Summer holidays: just the break needed for the NAaN grid upgrade

27 February 2013

It's been a busy start to the year on all fronts for Transpower's grid upgrade project to reinforce electricity supply into Auckland and Northland.

The North Auckland and Northland (NAaN) project involves installing underground cables between Albany and Pakuranga substations, connecting through Penrose substation and new substations being built at Hobson Street in Auckland CBD and Wairau Road on the North Shore. Work has been progressing over the last two years.

Project Director Paul Duffy says the team maximised its opportunity to work over the holiday period when traffic volumes are relatively low.

It was an approach that paid off along Fanshawe Street, Auckland's main arterial route into the CBD for all North Shore buses and thousands of commuters daily.

"We were aware of the potential disruption as we were restricting traffic to two lanes, which included opening the dedicated bus lane to general traffic. Months of planning and modelling were undertaken with Auckland Transport, the Auckland Motorway Alliance, Joint Traffic Operations Centre and the NZ Transport Agency to ensure we got it right, Paul Duffy said.

"We finished well ahead of schedule and managed to avoid what is often referred to as 'March Madness' by transport operators, when university students return and commuter and public transport numbers radically increase," he said.

Transpower has now entered the final stages between the Albany and Hobson Street substations. All cables have been fully installed between Albany and Wairau Road and are currently undergoing pre-commissioning testing. Shortly, cables will be installed under the Harbour Bridge and along the Northern Motorway to complete the northern route between the CBD and Albany.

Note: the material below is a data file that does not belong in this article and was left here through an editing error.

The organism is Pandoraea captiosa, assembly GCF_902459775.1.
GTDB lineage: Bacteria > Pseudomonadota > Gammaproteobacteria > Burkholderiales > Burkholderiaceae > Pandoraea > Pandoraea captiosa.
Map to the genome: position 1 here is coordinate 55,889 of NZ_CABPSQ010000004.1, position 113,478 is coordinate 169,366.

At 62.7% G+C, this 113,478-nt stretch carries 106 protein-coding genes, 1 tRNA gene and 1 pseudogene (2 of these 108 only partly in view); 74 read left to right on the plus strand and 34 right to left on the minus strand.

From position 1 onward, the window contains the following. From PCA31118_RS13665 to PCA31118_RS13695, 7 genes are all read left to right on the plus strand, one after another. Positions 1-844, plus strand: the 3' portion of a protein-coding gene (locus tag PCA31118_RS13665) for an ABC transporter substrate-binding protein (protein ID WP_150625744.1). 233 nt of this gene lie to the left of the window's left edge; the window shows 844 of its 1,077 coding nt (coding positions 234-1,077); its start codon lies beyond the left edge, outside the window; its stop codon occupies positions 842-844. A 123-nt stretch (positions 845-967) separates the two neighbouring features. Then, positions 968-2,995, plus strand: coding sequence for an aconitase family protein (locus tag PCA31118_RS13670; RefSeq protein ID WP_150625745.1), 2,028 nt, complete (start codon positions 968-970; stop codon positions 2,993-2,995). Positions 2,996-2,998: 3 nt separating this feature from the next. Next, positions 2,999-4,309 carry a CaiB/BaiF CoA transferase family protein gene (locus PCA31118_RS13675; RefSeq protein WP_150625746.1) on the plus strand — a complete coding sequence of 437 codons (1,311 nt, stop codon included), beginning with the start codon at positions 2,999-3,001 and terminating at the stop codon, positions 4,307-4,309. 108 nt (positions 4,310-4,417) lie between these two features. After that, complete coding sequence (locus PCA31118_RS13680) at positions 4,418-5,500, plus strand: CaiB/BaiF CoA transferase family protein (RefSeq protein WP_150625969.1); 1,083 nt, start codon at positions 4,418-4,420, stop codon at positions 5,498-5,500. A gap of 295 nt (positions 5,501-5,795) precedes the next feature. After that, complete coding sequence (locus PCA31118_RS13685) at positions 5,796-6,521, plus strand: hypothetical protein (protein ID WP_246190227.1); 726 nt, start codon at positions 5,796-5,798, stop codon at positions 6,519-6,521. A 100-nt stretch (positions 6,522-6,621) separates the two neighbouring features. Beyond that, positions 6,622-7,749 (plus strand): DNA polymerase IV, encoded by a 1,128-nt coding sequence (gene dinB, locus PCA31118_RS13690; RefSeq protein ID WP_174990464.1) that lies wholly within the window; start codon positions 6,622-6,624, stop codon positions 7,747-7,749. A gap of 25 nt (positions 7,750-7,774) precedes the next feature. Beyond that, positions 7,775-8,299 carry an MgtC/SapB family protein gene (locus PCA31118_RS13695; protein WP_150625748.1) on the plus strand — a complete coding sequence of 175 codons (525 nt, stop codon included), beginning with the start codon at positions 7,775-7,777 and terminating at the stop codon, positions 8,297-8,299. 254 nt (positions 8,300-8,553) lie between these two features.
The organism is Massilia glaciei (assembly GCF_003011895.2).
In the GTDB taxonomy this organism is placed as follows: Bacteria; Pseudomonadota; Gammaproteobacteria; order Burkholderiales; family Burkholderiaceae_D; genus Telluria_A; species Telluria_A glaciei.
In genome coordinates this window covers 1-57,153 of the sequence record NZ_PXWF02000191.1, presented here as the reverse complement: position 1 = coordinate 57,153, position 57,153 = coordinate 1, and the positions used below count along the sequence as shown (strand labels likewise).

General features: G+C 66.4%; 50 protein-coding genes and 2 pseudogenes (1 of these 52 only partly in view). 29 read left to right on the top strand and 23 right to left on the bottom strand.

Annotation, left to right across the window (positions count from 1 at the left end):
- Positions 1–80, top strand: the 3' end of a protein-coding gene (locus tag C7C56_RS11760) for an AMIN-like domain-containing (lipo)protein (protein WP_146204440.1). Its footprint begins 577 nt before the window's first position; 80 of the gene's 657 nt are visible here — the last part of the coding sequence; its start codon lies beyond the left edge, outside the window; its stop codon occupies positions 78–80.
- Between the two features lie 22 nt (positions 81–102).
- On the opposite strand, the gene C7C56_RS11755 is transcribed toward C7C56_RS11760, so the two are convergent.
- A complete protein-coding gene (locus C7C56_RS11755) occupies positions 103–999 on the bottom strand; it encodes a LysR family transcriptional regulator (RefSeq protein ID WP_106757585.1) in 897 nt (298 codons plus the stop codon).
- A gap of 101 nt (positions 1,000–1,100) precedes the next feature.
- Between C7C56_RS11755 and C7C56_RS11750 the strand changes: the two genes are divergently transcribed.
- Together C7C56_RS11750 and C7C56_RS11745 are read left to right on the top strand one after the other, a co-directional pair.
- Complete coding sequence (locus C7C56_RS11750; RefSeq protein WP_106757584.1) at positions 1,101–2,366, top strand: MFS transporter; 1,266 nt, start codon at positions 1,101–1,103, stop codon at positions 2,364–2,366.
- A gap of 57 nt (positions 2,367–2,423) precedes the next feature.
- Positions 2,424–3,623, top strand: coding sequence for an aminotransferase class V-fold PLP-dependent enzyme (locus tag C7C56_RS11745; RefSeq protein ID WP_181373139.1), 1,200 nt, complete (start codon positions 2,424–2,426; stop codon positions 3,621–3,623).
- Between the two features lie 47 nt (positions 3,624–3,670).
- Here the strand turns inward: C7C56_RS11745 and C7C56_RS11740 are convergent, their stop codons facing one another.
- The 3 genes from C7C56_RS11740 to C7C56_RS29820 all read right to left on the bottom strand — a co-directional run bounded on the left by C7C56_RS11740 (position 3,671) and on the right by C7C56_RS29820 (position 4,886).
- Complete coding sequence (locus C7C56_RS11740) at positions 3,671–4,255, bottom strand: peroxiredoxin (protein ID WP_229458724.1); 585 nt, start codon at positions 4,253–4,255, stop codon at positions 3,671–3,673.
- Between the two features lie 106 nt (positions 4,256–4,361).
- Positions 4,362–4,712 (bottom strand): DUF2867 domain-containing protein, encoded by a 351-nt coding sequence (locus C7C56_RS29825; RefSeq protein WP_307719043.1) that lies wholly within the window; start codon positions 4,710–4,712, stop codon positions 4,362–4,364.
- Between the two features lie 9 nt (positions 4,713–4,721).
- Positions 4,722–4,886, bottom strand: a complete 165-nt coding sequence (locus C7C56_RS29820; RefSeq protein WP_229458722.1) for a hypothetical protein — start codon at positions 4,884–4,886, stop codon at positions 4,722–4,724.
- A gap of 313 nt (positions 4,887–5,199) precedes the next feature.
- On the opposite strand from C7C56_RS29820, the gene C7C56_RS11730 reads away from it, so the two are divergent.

Construction will be completed mid 1013 with commissioning later in the year.

Progress is also being made between Pakuranga and Penrose with work advancing along Ti Rakau Drive.

"Fortunately we are able to excavate trenches in the section between the Ti Rakau Bridge and the Pakuranga substation at night to minimise impact on traffic during the day. However, the rest of Ti Rakau Drive will need to be done during the day time due to the number of residential homes along this section of the cable route," Paul Duffy said.

"On all sections of the project we have been grateful for the support and tolerance shown by people living and working along the cable route", he said.

Update on substations

The two new Transpower substations being built at Hobson Street and Wairau Road to reinforce the power supply in Auckland's CBD and the North Shore respectively are also well advanced. The existing Vector facilities at these sites are being upgraded as part of the project.

Hobson Street Substation

The location of this new substation on a constrained urban site has posed a number of challenges for the project team but the new 220 kV building is now structurally complete with a planned September commissioning on target.

The project has involved constructing a new tunnel and four buildings to house the Transpower and Vector substations.

Over 120 workers across the various trades are on site daily to see the substation through to completion. Roofing steel has been installed on the Vector and Transpower buildings and the cable tunnels, transformer enclosure walls and vent building walls are now all structurally complete. 

Mr Ryall says during the early civil works old piles, chimney bases, tunnels and extensive mass concrete foundations were exposed revealing the sites historical linkage to the electricity industry.

"Generation plant for Auckland’s electrical trams were located here and more recently Vector’s distribution station."

Wairau Substation

Commissioning is in sight as the final stages of construction at the Wairau Road substation are completed. Project manager Brett Stark says although the project is in countdown mode there is still a lot of work to be done with nearly 50 people still working on the site.

A key milestone was achieved in December with the delivery of the 106.5 tonne 120 MVA capable transformer – once installed, the transformer weighed 160 tonnes. Since then, all seven bays of the GIS and interconnecting bus bars have been installed and the Albany cable circuit has been terminated and is currently being tested.

The remaining tasks involved with the GIS installation will be undertaken in the coming weeks, followed by months of testing.

The nocturnal delivery of the transformer from Manukau to Wairau can be seen here: